Researcher Asheda Dwyer On Chile, Garvey and Rastafari.

July 17, 2017 § 2 Comments

One of the benefits of attending an event like the AfroLatiino Festival in New York City is the cultural learning experience. In 2015 Afrofusion TV got a new lesson on Garifuna communities in the African Diaspora. This time around we ran into a young researcher, Asheda Dwyer, who let us in on the work she’s doing on Garvey, Chile and Rastafari, and the afrodescendant communities that are still fighting for recognition there. Turns out that Chile has one of the fastest growing Rastafari populations in the world. Dwyer, who is based in Toronto, Canada, is intent on exploring and doing further research on the roots of the Pan-African movement happening in Chile. The northern port city of Arica, the area in Chile with the greatest number of African descendants, had around 8,500 Afro-Chileans at last count by the National Institute of Statistics (INE). However, « Read the rest of this entry »

Filmmaker Karen Marks Mafundikwa on her Reparations film, The Price of Memory

October 2, 2016 § Leave a comment

Interview with filmmaker Karen Marks Mafundikwa from Afrofusion TV on Vimeo.

Karen Marks Mafundikwa responds during a Q&A after the screening of her film "The Price of Memory."

Karen Marks Mafundikwa responds during a Q&A at the ADIFF after the screening of her film “The Price of Memory.”

Afrofusion TV caught up with New York-based Jamaican filmmaker Karen Marks Mafundikwa after her film The Price of Memory screened at the African Diaspora International Film Festival in Washington, DC. in August. The documentary is the first to deal with the issue of reparations in Jamaica, and it had already screened at the Trinidad and Tobago International Film Festival and other festivals around North America. We wanted to talk to Ms Mafundikwa about what led her to pursue this topic on film, an issue regarded by many in the west as sensitive and controversial. You can find the full interview on our website; here is a condensed version that you can also watch on our Facebook and Twitter pages. The Price of Memory will be screened at Boston University Art Galleries, next Tues. Oct 4. The filmmaker will be in attendance. Let us know in the comments what you think once you watch the interview: what are your feelings about African descendants receiving reparatory justice? Bless…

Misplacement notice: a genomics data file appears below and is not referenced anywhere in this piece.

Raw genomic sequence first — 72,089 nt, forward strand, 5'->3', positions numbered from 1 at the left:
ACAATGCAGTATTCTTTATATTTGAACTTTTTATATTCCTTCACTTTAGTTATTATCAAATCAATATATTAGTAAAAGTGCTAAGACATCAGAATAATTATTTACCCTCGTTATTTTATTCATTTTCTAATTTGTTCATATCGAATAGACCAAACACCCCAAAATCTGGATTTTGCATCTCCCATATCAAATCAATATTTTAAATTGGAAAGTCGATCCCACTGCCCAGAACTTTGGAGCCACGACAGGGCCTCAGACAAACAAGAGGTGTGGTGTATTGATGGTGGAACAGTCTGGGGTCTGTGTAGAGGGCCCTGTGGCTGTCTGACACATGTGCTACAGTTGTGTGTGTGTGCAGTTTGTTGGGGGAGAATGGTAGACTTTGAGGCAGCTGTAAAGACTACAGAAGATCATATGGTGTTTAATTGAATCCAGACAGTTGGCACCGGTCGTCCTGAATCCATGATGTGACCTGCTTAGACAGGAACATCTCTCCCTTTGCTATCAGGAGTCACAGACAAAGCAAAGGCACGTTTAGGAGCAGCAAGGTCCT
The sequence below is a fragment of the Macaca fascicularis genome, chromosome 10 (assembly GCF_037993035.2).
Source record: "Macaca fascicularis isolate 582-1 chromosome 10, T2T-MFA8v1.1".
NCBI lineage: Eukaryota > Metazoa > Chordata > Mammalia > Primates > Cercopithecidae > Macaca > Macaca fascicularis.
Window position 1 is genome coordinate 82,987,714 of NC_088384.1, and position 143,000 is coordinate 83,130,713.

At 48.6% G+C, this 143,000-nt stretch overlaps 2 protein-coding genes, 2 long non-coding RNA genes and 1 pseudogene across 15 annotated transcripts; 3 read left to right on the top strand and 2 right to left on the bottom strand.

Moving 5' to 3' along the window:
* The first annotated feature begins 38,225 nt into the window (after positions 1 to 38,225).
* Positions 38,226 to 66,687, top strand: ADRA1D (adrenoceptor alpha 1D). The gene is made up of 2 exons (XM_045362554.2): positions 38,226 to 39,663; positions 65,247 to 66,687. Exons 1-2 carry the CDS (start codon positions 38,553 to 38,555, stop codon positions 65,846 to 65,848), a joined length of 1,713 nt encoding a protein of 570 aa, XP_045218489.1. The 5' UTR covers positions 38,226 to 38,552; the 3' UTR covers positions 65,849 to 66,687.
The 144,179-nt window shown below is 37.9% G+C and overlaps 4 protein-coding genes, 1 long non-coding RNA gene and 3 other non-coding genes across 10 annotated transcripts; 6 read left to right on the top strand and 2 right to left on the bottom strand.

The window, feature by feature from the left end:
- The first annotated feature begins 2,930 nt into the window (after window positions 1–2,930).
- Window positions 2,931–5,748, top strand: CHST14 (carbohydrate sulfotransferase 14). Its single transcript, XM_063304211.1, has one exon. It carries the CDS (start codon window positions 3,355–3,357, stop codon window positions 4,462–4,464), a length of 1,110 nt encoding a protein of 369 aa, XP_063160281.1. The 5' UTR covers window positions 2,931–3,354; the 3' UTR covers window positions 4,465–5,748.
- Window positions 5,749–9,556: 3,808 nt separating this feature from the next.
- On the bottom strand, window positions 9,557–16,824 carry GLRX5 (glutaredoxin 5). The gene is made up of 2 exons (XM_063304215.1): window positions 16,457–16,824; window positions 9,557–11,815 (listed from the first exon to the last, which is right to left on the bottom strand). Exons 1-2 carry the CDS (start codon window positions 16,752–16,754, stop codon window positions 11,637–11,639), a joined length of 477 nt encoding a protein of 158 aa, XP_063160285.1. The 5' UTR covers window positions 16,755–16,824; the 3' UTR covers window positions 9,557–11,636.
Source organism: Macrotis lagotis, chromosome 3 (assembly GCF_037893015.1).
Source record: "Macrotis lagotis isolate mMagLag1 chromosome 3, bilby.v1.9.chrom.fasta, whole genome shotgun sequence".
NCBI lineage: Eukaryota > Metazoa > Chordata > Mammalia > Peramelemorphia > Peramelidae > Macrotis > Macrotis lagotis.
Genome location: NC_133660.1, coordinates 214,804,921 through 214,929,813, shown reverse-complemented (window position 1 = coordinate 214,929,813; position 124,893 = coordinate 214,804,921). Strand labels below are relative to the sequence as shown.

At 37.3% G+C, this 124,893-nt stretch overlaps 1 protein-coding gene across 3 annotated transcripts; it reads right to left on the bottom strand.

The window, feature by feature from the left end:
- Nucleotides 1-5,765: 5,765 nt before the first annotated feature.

Examining the Intricacies of Afro-Latino Identity

July 6, 2015 § Leave a comment

Milena Carranza, Dash Harris and Gabriela Watson in discussion at Intersections of Afrolatinidad

Milena Carranza, Dash Harris and Gabriela Watson in discussion at Intersections of Afrolatinidad in Focus

Across cultures, darker people suffer most. Why?” That question, displayed on one of Andre 3000’s costumes from the Outkast Tour, may well have been tugging at the United Nations when they declared 2015-2024 the International Decade for People of African Descent. The resolution pledged that it would work harder to fully recognize the contributions of people of African descent to global society, to encourage and promote inclusiveness, and to vigorously combat racism, racial discrimination, and xenophobia. As Afrofusion TV prepared a segment on Afro-Latinos as part of our African Diaspora series, we found that this group has had varied success in fighting some of the battles outlined in the UN resolution. Less than 4% of the more than 10 million enslaved Africans ended up in North America; the vast majority was brought to the Caribbean and Brazil. The study of Afro descendants in the Americas, their culture, and their struggle with identity led us to the work « Read the rest of this entry »

Donisha Prendergast on the Occupy Pinnacle Movement

May 30, 2014 § 4 Comments

Donisha Prendergast speaks at a screening of the documentary "RasTa: A Soul's Journey" at the Roots Public Charter School

Donisha Prendergast speaks after a screening of the documentary “RasTa: A Soul’s Journey” at the Roots Public Charter School